A bill to allow individuals to change their name without putting a legal notice into the local newspaper passed the House 43 to 24.
HB 31, No Publication Required for Name Change, now heads to the Senate. The bill, sponsored by state Rep. Christine Chandler, D-Albuquerque, received little debate on the House floor. It will, if enacted, protect transgender individuals and survivors of domestic violence, stalking and assault from needing to put a legal notice in a local newspaper to announce the name change.
State Rep. Stefani Lord, R-Sandia Park, took issue with the fact that a 15-year-old could change their name without notifying a parent or guardian.
Chandler said that is already in statute and has been since 1989.
State Rep. John Block, R-Alamogordo, also took issue with the fact that a child could change their name without notifying a parent or guardian and that the judge would determine, based on evidence provided, that the child’s safety was in jeopardy.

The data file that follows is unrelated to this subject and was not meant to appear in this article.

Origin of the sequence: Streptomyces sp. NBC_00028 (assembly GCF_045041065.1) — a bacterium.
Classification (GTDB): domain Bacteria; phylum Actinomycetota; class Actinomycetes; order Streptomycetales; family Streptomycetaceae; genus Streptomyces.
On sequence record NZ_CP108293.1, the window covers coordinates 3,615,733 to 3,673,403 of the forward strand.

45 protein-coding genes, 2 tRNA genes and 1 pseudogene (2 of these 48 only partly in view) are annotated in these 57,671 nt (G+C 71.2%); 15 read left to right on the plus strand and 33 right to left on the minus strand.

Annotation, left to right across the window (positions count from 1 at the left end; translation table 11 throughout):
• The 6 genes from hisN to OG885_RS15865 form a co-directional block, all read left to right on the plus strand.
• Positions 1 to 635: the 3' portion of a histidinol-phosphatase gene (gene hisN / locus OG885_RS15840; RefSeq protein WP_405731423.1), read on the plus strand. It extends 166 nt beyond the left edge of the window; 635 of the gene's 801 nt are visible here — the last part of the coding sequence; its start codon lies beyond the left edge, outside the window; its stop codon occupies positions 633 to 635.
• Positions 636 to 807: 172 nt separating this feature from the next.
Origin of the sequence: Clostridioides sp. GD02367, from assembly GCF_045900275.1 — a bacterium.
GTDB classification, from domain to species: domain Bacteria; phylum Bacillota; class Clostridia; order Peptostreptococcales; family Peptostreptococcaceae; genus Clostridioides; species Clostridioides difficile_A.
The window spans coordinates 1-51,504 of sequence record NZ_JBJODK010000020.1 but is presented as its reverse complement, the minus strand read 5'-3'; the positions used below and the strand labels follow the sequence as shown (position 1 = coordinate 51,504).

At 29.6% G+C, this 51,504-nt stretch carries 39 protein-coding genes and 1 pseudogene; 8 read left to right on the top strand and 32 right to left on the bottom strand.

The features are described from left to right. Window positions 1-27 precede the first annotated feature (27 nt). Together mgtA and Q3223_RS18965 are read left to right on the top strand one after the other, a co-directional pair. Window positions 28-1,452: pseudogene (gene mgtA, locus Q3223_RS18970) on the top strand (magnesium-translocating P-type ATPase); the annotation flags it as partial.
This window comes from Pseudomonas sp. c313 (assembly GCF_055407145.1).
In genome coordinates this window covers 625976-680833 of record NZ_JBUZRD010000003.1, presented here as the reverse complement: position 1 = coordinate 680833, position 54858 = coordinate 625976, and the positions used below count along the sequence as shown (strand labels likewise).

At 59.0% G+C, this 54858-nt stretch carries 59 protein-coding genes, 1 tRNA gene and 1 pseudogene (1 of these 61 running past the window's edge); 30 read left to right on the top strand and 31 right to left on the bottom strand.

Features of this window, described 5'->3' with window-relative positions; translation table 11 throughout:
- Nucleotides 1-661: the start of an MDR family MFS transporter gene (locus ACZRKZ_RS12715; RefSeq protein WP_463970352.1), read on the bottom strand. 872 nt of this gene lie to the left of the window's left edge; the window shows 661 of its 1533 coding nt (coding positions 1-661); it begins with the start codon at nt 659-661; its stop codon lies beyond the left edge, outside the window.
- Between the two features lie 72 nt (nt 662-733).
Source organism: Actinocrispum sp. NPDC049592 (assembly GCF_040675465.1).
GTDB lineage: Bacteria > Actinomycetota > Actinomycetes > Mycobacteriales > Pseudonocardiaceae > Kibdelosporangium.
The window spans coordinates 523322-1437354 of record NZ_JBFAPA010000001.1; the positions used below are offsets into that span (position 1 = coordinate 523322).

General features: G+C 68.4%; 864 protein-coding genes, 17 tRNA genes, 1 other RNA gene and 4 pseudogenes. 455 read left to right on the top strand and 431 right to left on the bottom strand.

“It concerns me a 14-year-old could change their name without any parental involvement or consent. It’s a very slippery slope we’re going down. It’s bad policy,” he said.
State Rep. Greg Nibert, R-Roswell, brought up a complaint he already brought forth in committee, that if a child changes their name, their record would remain sealed unless there was a specific petition to unseal the record.
“This bill does not change current practice under current law. They can seek sealing of the record and unsealing of the record under court rule,” Chandler said.
Nibert said there are “unintended consequences” in the business community when records are sealed.
The bill was previously amended in committee to clean up some language.